Denbighshire Archives – Review 2016

January 10, 2017


During 2016 our visitors have become familiar with a new archivist in the office, Jane Sellek, who has been working with us on a temporary basis for the last year. Unfortunately Jane’s contract has come to an end and we will be sorry to see her leave at the end of January. Jane has assisted many researchers during her time supervising our searchroom and behind the scenes she has been busy cataloguing a number of collections including;

Jane has also been supporting our volunteers in our ongoing cataloguing project looking at County Clerk’s files.

The staff will be very sorry to lose Jane and wish her all the best in the future.


2016 was an exciting year for us for online developments, as the new website was launched in June 2016. Since the launch almost 300 people have registered and our visitors are now booking online before visiting us. Website use has increased by over 30% compared to the same time last year and we now have 40% of our catalogues available to search online including large collections such as Porter and Plas Power.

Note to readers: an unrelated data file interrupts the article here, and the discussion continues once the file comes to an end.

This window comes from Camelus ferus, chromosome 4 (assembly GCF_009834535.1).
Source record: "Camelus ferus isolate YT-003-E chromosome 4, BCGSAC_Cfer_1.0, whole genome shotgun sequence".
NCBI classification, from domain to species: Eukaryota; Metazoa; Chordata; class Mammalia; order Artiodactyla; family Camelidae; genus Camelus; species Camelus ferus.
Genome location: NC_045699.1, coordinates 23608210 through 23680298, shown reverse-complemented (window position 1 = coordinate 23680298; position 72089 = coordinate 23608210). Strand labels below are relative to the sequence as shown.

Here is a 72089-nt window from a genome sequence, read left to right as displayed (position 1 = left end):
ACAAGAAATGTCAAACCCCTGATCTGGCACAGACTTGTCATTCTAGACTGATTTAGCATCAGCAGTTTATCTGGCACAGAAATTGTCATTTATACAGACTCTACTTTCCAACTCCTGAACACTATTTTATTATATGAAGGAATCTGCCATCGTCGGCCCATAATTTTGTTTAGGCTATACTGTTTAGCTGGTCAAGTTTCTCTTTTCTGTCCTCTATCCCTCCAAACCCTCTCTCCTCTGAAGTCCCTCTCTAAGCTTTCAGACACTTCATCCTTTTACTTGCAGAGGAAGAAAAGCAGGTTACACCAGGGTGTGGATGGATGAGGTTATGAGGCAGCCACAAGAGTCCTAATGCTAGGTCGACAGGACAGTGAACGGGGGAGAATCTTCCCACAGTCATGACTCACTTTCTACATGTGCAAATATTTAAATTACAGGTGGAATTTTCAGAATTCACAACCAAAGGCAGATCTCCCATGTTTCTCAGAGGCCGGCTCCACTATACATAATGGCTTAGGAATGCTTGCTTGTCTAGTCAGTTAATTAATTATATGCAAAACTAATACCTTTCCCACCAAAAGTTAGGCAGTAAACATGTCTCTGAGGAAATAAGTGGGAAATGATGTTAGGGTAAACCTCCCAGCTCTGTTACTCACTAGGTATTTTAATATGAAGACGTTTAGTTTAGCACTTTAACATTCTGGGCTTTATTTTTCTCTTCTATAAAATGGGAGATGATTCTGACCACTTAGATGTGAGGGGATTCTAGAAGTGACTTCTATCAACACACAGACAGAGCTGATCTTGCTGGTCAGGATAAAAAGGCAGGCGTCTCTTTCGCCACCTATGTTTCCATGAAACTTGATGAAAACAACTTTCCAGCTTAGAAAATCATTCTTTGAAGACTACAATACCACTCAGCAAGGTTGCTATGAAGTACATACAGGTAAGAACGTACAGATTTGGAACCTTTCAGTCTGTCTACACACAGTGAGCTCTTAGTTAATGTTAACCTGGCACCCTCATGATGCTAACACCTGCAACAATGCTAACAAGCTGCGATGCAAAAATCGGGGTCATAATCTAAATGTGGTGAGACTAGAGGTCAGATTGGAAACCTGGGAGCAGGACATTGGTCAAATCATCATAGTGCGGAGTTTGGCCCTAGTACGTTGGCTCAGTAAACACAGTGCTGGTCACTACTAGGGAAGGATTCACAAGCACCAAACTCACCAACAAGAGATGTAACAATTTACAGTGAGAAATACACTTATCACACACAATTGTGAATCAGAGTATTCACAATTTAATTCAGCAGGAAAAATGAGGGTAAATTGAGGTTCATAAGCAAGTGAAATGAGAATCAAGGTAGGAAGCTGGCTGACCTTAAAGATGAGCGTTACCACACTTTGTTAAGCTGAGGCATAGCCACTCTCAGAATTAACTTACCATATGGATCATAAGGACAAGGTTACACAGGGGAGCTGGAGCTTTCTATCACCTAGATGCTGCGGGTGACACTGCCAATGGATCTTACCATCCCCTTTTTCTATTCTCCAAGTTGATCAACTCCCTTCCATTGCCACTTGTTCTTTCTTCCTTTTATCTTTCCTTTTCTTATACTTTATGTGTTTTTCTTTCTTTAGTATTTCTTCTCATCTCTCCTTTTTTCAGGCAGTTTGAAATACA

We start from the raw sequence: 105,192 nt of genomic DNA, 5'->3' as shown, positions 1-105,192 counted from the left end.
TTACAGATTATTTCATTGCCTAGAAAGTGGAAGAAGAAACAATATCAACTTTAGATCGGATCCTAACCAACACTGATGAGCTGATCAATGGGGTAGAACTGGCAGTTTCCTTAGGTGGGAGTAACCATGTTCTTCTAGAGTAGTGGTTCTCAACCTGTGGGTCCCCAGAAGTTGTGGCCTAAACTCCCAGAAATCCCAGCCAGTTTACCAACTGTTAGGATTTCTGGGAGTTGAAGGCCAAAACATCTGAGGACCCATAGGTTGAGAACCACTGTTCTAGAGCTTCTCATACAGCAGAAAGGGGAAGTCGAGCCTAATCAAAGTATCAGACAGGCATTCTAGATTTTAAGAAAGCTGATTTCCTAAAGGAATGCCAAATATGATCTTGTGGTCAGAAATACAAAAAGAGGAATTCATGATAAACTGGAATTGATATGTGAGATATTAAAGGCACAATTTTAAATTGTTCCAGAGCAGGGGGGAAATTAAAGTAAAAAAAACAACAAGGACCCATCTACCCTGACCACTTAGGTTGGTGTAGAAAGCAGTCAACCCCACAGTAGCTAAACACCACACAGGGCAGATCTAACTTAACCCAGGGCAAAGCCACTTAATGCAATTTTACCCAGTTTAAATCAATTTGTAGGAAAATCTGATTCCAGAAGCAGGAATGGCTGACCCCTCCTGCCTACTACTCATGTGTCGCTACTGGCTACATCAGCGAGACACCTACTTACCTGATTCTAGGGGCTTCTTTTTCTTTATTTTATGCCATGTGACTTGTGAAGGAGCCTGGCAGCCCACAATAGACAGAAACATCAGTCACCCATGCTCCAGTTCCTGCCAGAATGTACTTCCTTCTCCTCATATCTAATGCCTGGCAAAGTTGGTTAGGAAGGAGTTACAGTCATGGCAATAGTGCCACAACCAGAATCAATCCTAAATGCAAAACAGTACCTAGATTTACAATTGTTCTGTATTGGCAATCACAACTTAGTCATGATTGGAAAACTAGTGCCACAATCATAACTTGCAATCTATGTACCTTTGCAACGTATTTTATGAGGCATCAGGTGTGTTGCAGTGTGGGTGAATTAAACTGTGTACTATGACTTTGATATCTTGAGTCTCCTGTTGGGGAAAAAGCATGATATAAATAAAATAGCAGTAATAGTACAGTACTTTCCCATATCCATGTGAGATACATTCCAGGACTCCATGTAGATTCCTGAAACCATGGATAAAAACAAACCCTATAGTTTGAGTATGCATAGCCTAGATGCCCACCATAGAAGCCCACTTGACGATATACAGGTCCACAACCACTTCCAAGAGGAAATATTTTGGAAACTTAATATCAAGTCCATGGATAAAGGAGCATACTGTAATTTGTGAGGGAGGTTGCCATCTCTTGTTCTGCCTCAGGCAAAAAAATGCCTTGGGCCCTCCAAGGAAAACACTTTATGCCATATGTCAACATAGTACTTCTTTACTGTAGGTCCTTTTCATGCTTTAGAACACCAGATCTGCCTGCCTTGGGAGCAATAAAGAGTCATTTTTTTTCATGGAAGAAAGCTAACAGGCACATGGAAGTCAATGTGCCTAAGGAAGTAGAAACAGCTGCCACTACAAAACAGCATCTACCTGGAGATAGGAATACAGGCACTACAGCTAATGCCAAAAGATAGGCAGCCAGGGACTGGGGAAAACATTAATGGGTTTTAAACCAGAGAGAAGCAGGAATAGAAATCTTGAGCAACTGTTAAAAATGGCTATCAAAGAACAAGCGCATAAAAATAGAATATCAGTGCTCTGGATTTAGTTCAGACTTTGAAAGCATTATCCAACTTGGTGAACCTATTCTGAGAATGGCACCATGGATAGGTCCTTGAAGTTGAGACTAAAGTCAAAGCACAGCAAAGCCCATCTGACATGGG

Researchers and Enquiries

997 researchers used our office during 2016 consulting 3160 original documents. Local history is the most popular subject for research accounting for 51% of our researchers, closely followed by family history accounting for 32% of researchers.

Some of the main projects we have seen our researchers complete are;

  • A History of Royal Denbigh Lodge by Rob Hammond, 2016
  • The Primitive Methodist Mission to North Wales by David Young, published by Wesley Historical Society (Wales), 2016

We answered 706 enquiries by post, email or telephone.


We have received a number of grants this year including;

Events and Groups

130 visitors attended our events during 2016 including the Explore Launch in November, a school visit from Ysgol Pentrefoelas and our annual student visit from Glyndwr history students.


The archives has been involved in a number of filming projects including filming for Archives Wales on the prison diet which can be viewed here.

Cataloguing and Accessions

You can keep an eye on our new accessions on The National Archives survey here.